“Any time you have a guy like that, who has the characteristics of a winner, you can’t do anything but embrace that,” said head coach Mike Brown late last week. “When you are away and they are in the back of the bus or at lunch or in the locker room with a couple individuals, your message is getting reiterated. That’s a comforting feeling having a guy like that on the roster.”
Signing a four-year, $25.2 million deal, Jack heads to Cleveland without any delusions. The true definition of a team-first player, he went to Golden State knowing full well he would be playing behind Stephen Curry and Klay Thompson. He also arrived the year after the Warriors provided a disappointing 25-win season. Coming to the Cavs, Jack knows that he will be spending the vast majority of his time behind Irving and Waiters, the younger players who represent an investment into the future. And in the event that Irving has to miss time (as has been known to happen over the last two seasons), gone are the days of relying on a Donald Sloan or Lester Hudson to run the offense—Jack provides as seamless of a transition as you will find in the NBA.
Having taken Marvin Williams third-overall in 2005, passing on Deron Williams and Chris Paul, it was Jarrett Jack whom Chris Grant coveted in the second round when working in the Atlanta Hawks’ front office. Unfortunately for Grant, his gamble did not pay off as the Georgia Tech product would wind up in Portland after being acquired 22nd overall 1 . Almost a decade later, Grant was able to make up for lost time, adding a player who has not only proven to be worth that first-round selection, but continues to add value well into his late-20s. “He’s one of the most highly regarded leaders in the game,” said Grant.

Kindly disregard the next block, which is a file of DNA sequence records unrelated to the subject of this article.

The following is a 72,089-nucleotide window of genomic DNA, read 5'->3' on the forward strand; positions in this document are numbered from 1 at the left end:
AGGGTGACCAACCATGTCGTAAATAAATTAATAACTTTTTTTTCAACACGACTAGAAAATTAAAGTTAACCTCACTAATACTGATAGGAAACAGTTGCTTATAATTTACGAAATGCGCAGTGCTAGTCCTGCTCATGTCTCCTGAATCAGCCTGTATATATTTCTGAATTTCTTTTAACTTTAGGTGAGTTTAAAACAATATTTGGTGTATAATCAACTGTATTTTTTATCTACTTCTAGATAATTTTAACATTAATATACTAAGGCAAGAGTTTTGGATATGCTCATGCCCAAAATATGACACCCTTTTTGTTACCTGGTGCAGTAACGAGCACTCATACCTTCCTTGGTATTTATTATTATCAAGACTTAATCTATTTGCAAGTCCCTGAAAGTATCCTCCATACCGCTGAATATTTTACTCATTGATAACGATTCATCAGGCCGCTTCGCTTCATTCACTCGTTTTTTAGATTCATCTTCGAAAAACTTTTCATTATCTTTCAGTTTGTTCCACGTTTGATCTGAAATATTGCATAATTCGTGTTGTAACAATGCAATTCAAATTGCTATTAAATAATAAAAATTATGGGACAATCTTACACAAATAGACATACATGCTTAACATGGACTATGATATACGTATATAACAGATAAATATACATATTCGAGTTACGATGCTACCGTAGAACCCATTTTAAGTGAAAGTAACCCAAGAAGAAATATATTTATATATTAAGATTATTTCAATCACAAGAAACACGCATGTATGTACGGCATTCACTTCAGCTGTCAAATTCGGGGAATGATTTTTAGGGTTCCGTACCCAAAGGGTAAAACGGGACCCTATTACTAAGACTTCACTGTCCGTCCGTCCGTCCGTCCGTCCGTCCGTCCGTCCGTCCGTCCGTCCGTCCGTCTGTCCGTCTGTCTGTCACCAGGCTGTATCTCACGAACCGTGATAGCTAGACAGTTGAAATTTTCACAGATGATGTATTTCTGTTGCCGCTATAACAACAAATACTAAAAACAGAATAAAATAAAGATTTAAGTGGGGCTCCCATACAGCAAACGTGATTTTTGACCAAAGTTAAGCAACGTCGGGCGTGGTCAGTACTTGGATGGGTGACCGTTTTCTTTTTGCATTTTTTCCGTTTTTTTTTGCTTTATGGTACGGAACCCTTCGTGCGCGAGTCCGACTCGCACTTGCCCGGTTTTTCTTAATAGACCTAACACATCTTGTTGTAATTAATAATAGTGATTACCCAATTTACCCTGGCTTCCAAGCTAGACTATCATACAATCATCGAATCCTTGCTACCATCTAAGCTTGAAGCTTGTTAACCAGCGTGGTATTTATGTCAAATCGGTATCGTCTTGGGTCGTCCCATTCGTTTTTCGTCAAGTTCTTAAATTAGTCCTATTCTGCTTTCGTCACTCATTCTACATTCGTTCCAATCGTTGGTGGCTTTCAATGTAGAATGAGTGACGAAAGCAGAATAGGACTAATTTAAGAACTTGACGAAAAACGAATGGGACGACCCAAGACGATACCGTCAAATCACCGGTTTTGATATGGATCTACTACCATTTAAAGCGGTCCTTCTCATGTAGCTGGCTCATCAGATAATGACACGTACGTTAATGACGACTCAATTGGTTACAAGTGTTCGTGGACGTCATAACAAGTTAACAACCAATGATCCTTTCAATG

There’s a difference between saying that a championship is the goal and actually believing that a championship—this season, anyway—is attainable. But during a stretch where people are merely wondering if the Cavs will once again play basketball beyond the 82 games that are afforded to them by the regular season schedule, it is refreshing to see a player of Jack’s ilk immediately instilling accountability. There’s a reason that Mark Jackson, Jack’s coach in Golden State, referred to the news of his former player’s deal with the Cavs as “torture.” There’s a reason the Cavaliers spent their free agent money on a player who may never crack the starting five.
“He’s going to help Mike Brown just as much as he helps Kyrie Irving,” said Jackson. “The things that he does to protect the locker room, to protect the team, to make sure that you’re doing things the right way…he’s just incredible. It was the best money that the Cavs could have ever spent.”
As the 2013-14 version of the Cavaliers take to the floor for the first time, hosting the Milwaukee Bucks in preseason action, many eyes will be on Irving and Waiters and even this year’s first-overall pick Anthony Bennett. Jack may fly under the radar, leading a group that will be comprised of veterans (CJ Miles, Earl Clark among them) as well as some raw talent like Bennett and fellow rookies Carrick Felix and Sergey Karasev. His role and impact may ultimately be similar to that of a season ago where the credit largely went to the superstars and the head coach; Jack settled for a third-place finish in the Sixth Man of the Year race. But if the Cavaliers are able to turn this ship around this fall and winter, whether he takes credit or not, it is tough to envision any type of improvement without Jack being instrumental.
- The Hawks settled for Arizona’s Salim Stoudamire. Ouch. [back]